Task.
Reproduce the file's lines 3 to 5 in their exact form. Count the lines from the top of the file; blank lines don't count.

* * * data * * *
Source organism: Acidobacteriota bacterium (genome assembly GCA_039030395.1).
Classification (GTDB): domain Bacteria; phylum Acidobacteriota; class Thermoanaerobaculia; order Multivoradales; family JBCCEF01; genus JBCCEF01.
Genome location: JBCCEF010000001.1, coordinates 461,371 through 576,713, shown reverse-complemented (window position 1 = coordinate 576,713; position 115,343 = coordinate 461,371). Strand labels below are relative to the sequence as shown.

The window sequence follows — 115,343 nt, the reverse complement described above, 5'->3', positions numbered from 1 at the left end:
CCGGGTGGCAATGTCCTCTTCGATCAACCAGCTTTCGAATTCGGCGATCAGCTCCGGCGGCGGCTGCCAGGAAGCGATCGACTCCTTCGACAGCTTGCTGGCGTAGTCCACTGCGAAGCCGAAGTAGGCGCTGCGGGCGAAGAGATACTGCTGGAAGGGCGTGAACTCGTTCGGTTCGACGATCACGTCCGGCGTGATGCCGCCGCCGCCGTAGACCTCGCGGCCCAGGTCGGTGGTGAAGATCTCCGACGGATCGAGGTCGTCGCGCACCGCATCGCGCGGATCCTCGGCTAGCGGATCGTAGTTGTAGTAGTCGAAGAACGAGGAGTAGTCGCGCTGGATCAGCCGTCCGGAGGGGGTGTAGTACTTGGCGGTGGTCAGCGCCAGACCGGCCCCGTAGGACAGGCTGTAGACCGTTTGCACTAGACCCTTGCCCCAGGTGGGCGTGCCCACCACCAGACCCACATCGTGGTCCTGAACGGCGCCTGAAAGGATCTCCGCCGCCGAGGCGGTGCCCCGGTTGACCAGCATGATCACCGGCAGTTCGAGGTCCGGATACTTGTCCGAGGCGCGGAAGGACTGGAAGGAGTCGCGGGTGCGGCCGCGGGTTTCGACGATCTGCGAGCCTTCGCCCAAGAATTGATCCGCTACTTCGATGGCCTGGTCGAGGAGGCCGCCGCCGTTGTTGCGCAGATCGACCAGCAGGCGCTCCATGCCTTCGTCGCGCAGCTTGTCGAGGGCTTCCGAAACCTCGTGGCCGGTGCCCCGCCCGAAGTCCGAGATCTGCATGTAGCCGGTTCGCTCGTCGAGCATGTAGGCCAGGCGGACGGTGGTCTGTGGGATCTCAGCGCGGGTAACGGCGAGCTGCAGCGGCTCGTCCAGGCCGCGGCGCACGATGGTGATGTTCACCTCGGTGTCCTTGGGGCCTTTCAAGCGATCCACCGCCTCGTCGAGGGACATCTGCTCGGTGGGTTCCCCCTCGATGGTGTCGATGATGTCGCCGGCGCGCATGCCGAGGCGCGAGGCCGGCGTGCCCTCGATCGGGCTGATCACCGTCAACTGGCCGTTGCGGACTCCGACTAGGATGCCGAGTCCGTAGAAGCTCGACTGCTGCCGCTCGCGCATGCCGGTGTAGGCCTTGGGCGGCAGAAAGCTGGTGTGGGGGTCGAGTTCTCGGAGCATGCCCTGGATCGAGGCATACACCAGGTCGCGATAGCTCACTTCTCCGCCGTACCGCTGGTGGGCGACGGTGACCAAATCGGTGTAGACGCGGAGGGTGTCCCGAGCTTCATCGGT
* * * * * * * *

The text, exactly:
Genome location: JBCCEF010000001.1, coordinates 461,371 through 576,713, shown reverse-complemented (window position 1 = coordinate 576,713; position 115,343 = coordinate 461,371). Strand labels below are relative to the sequence as shown.

The window sequence follows — 115,343 nt, the reverse complement described above, 5'->3', positions numbered from 1 at the left end:
CCGGGTGGCAATGTCCTCTTCGATCAACCAGCTTTCGAATTCGGCGATCAGCTCCGGCGGCGGCTGCCAGGAAGCGATCGACTCCTTCGACAGCTTGCTGGCGTAGTCCACTGCGAAGCCGAAGTAGGCGCTGCGGGCGAAGAGATACTGCTGGAAGGGCGTGAACTCGTTCGGTTCGACGATCACGTCCGGCGTGATGCCGCCGCCGCCGTAGACCTCGCGGCCCAGGTCGGTGGTGAAGATCTCCGACGGATCGAGGTCGTCGCGCACCGCATCGCGCGGATCCTCGGCTAGCGGATCGTAGTTGTAGTAGTCGAAGAACGAGGAGTAGTCGCGCTGGATCAGCCGTCCGGAGGGGGTGTAGTACTTGGCGGTGGTCAGCGCCAGACCGGCCCCGTAGGACAGGCTGTAGACCGTTTGCACTAGACCCTTGCCCCAGGTGGGCGTGCCCACCACCAGACCCACATCGTGGTCCTGAACGGCGCCTGAAAGGATCTCCGCCGCCGAGGCGGTGCCCCGGTTGACCAGCATGATCACCGGCAGTTCGAGGTCCGGATACTTGTCCGAGGCGCGGAAGGACTGGAAGGAGTCGCGGGTGCGGCCGCGGGTTTCGACGATCTGCGAGCCTTCGCCCAAGAATTGATCCGCTACTTCGATGGCCTGGTCGAGGAGGCCGCCGCCGTTGTTGCGCAGATCGACCAGCAGGCGCTCCATGCCTTCGTCGCGCAGCTTGTCGAGGGCTTCCGAAACCTCGTGGCCGGTGCCCCGCCCGAAGTCCGAGATCTGCATGTAGCCGGTTCGCTCGTCGAGCATGTAGGCCAGGCGGACGGTGGTCTGTGGGATCTCAGCGCGGGTAACGGCGAGCTGCAGCGGCTCGTCCAGGCCGCGGCGCACGATGGTGATGTTCACCTCGGTGTCCTTGGGGCCTTTCAAGCGATCCACCGCCTCGTCGAGGGACATCTGCTCGGTGGGTTCCCCCTCGATGGTGTCGATGATGTCGCCGGCGCGCATGCCGAGGCGCGAGGCCGGCGTGCCCTCGATCGGGCTGATCACCGTCAACTGGCCGTTGCGGACTCCGACTAGGATGCCGAGTCCGTAGAAGCTCGACTGCTGCCGCTCGCGCATGCCGGTGTAGGCCTTGGGCGGCAGAAAGCTGGTGTGGGGGTCGAGTTCTCGGAGCATGCCCTGGATCGAGGCATACACCAGGTCGCGATAGCTCACTTCTCCGCCGTACCGCTGGTGGGCGACGGTGACCAAATCGGTGTAGACGCGGAGGGTGTCCCGAGCTTCATCGGT